Elected officials demand action after asbestos shutters Philly schools

State Sen. Vincent Hughes, left, and City Councilmember Isaiah Thomas answer questions Monday, March 13, at a news conference about school facilities.
Jack Tomczuk

State and local lawmakers, along with union leaders, are calling on the School District of Philadelphia to develop a plan to address environmental hazards – such as asbestos, lead and mold – in its buildings.

They also want Gov. Josh Shapiro to revise his budget proposal, released last week, to add hundreds of millions of dollars more for districts around Pennsylvania to rehabilitate their facilities.

Asbestos issues recently forced emergency building closures at Building 21, a school in West Oak Lane, and Mastery’s Simon Gratz High School.

“We’re not standing up here because we want to call the district out,” City Councilmember Isaiah Thomas said Monday morning during a news conference at City Hall. “We’re standing here because we feel like, at this point, we have no choice.”

Thomas said he has asked district administrators to put together a facilities plan that can then be used in Harrisburg to advocate for more funding.

Superintendent Tony Watlington Sr., who is in his first year, decided in November to pause the district’s facilities planning process, preferring to focus on his strategic plan. That report will inform how the district handles its buildings, he said in a letter to families at the time.

“If you finish the academic plan after the budget is over, and we don’t have a facilities plan to take to Harrisburg to negotiate, we will miss a window that we may never get again,” Thomas told reporters.

District representatives did not respond to a request for comment before Metro’s deadline.

Philadelphia Federation of Teachers President Jerry Jordan, center, greets state Rep. Elizabeth Fiedler and City Councilmember Jim Harrity. Jack Tomczuk

Shapiro, in his first spending plan, proposed dedicating $100 million to mitigating hazards in school buildings – an amount that falls far short of the mark, according to state Sen. Vincent Hughes and other local lawmakers.

Hughes has suggested tapping into a hefty state budget surplus and rainy-day fund to devote at least $1 billion to repairing educational facilities.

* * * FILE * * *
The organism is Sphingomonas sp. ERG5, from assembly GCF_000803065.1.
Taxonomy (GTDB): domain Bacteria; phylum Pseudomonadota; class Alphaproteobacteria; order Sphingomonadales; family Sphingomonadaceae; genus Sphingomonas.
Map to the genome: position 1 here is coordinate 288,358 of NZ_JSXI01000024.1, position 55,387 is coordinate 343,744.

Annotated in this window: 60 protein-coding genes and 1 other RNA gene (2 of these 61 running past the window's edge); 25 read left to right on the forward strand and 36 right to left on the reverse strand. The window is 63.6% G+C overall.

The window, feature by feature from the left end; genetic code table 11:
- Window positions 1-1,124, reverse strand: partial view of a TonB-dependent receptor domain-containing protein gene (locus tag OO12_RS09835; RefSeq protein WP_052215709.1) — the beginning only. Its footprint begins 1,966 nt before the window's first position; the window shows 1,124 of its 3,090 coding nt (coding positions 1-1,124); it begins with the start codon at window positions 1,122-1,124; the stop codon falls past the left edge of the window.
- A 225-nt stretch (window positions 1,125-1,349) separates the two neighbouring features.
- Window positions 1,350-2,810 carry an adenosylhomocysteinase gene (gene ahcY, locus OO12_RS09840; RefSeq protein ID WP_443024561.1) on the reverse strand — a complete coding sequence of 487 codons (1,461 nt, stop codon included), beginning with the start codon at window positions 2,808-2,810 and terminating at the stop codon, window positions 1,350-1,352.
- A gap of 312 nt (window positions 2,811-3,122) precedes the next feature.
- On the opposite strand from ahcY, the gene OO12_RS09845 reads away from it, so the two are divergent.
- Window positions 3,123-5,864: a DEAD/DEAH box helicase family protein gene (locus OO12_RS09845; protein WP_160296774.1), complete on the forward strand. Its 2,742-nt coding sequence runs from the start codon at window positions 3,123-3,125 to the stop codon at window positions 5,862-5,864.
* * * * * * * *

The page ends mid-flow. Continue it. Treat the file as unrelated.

“We do not have a funding question in Harrisburg in terms of the availability of resources,” Hughes said. “The money is there.”

He pointed to a Commonwealth Court ruling last month that found that Pennsylvania’s school funding system violates the rights of students in poorer districts. Advocates hope the decision will lead to a dramatic increase in spending in under-funded schools.

“Governor Shapiro believes students in Pennsylvania should have world-class schools that are safe and healthy – and he is taking action to deliver real results,” the governor’s press secretary, Manuel Bonder, said Monday in a statement.

His budget proposal is “a crucial first step” toward safer schools and represents “the largest investment of state general fund dollars in environmental remediation for schools in PA History,” Bonder added. Shapiro’s plan also includes a $567 million increase in K-12 operational support.

At the city level, Mayor Jim Kenney’s proposed budget calls for a $12 million bump to public schools, bringing the yearly municipal contribution up to $282 million.

Later this month, Council will begin holding hearings to examine aspects of the budget, which must be finalized before the end of June.

“My position is the school district has to have a plan when they come to City Council, in order for me to sign off,” Councilmember Kenyatta Johnson said at the news conference. “At the end of the day, there has to be accountability and transparency on how that money is being spent.”